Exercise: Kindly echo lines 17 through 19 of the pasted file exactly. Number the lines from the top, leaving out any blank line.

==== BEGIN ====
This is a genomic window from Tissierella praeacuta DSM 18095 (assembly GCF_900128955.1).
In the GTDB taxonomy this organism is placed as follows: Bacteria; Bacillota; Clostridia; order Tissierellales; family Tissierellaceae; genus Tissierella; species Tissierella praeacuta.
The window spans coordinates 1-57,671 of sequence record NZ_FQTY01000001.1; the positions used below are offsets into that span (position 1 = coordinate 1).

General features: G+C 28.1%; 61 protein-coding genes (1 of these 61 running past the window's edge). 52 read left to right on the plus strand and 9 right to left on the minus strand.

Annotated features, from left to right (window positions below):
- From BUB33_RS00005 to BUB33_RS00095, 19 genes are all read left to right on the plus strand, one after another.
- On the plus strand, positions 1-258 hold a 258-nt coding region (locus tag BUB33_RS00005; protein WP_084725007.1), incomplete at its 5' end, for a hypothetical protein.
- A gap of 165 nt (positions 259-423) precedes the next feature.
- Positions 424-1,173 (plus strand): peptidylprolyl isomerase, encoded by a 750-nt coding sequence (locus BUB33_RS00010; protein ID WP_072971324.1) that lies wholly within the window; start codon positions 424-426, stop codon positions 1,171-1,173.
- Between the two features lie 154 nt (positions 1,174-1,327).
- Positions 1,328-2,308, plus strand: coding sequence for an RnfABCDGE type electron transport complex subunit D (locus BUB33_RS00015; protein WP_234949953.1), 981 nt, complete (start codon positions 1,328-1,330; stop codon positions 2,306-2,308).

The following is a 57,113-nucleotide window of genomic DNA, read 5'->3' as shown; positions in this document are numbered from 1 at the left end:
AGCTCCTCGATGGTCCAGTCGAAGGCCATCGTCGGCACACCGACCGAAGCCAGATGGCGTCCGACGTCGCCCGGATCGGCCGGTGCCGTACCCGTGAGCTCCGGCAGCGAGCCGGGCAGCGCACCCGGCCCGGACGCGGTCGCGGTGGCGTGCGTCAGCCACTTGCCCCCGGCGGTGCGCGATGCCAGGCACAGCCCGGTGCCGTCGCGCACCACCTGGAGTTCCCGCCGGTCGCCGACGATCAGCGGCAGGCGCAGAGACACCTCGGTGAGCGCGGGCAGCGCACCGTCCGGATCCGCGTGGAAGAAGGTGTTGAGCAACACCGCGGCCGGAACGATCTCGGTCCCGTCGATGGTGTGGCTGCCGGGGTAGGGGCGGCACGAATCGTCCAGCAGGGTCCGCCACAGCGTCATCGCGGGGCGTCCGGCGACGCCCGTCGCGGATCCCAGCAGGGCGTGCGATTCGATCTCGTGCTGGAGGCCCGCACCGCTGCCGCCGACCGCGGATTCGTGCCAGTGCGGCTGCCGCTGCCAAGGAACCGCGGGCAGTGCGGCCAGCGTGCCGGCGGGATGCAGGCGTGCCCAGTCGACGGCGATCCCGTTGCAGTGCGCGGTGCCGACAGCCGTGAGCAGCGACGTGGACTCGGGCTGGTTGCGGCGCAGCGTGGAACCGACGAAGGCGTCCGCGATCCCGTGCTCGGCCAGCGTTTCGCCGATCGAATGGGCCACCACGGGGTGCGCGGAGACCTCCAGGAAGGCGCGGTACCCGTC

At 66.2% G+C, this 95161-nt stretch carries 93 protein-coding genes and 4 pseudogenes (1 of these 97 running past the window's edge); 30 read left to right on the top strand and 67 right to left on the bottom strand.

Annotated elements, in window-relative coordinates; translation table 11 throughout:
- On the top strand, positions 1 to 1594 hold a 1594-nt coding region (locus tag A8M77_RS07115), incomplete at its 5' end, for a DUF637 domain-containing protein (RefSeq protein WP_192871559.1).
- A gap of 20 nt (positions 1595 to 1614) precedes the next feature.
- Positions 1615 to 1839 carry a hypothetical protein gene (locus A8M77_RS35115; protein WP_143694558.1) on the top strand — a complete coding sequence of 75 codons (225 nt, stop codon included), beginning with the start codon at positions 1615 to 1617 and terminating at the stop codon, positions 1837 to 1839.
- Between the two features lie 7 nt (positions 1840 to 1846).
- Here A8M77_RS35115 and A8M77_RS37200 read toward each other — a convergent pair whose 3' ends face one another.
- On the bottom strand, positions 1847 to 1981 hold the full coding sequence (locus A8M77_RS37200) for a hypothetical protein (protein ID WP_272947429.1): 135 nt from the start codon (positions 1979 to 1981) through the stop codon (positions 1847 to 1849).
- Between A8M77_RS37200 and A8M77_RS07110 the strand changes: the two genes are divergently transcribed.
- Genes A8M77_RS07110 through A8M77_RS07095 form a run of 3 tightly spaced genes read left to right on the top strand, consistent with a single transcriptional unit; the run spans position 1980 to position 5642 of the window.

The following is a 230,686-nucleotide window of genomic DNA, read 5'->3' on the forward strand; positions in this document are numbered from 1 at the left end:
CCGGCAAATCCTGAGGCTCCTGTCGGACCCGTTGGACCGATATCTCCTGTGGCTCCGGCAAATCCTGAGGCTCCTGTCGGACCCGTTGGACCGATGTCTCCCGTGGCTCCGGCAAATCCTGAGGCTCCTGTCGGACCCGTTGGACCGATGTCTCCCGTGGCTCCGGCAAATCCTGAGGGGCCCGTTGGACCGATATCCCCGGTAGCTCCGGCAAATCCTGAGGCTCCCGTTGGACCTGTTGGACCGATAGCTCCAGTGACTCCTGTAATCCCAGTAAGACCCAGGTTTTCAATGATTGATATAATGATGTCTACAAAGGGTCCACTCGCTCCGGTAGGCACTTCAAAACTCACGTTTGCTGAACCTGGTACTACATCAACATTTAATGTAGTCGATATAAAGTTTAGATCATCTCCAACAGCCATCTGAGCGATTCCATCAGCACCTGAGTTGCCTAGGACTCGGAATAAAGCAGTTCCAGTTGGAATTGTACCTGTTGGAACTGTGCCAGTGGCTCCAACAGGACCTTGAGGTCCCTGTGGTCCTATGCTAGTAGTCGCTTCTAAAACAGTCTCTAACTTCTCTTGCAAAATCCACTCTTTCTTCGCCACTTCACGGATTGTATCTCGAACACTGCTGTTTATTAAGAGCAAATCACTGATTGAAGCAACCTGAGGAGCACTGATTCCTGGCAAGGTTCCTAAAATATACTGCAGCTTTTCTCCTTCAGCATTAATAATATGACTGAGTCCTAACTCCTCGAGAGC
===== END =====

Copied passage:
- A gap of 20 nt (positions 1595 to 1614) precedes the next feature.
- Positions 1615 to 1839 carry a hypothetical protein gene (locus A8M77_RS35115; protein WP_143694558.1) on the top strand — a complete coding sequence of 75 codons (225 nt, stop codon included), beginning with the start codon at positions 1615 to 1617 and terminating at the stop codon, positions 1837 to 1839.
- Between the two features lie 7 nt (positions 1840 to 1846).